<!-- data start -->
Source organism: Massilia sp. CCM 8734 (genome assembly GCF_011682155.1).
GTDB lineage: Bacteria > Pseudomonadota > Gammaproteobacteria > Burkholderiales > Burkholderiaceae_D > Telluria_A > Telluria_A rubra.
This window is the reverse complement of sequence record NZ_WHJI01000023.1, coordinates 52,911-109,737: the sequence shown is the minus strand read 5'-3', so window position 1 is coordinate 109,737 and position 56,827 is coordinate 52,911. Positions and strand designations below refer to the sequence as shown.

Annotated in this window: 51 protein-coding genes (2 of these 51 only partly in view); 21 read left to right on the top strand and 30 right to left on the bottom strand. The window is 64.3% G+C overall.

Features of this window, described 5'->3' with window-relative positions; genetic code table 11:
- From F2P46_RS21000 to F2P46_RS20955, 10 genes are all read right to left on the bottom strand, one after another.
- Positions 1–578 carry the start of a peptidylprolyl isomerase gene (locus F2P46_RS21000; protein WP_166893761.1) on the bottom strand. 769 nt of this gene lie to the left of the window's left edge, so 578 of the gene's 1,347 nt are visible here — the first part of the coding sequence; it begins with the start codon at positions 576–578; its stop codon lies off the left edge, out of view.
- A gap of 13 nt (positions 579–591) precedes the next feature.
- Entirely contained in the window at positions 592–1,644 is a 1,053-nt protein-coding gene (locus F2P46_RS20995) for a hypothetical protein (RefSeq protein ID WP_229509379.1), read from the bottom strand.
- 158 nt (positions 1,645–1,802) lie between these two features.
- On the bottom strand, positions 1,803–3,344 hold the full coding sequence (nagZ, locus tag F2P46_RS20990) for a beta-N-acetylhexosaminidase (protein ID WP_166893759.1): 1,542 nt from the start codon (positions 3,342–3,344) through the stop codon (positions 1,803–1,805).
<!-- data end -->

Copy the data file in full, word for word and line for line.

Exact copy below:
Source organism: Massilia sp. CCM 8734 (genome assembly GCF_011682155.1).
GTDB lineage: Bacteria > Pseudomonadota > Gammaproteobacteria > Burkholderiales > Burkholderiaceae_D > Telluria_A > Telluria_A rubra.
This window is the reverse complement of sequence record NZ_WHJI01000023.1, coordinates 52,911-109,737: the sequence shown is the minus strand read 5'-3', so window position 1 is coordinate 109,737 and position 56,827 is coordinate 52,911. Positions and strand designations below refer to the sequence as shown.

Annotated in this window: 51 protein-coding genes (2 of these 51 only partly in view); 21 read left to right on the top strand and 30 right to left on the bottom strand. The window is 64.3% G+C overall.

Features of this window, described 5'->3' with window-relative positions; genetic code table 11:
- From F2P46_RS21000 to F2P46_RS20955, 10 genes are all read right to left on the bottom strand, one after another.
- Positions 1–578 carry the start of a peptidylprolyl isomerase gene (locus F2P46_RS21000; protein WP_166893761.1) on the bottom strand. 769 nt of this gene lie to the left of the window's left edge, so 578 of the gene's 1,347 nt are visible here — the first part of the coding sequence; it begins with the start codon at positions 576–578; its stop codon lies off the left edge, out of view.
- A gap of 13 nt (positions 579–591) precedes the next feature.
- Entirely contained in the window at positions 592–1,644 is a 1,053-nt protein-coding gene (locus F2P46_RS20995) for a hypothetical protein (RefSeq protein ID WP_229509379.1), read from the bottom strand.
- 158 nt (positions 1,645–1,802) lie between these two features.
- On the bottom strand, positions 1,803–3,344 hold the full coding sequence (nagZ, locus tag F2P46_RS20990) for a beta-N-acetylhexosaminidase (protein ID WP_166893759.1): 1,542 nt from the start codon (positions 3,342–3,344) through the stop codon (positions 1,803–1,805).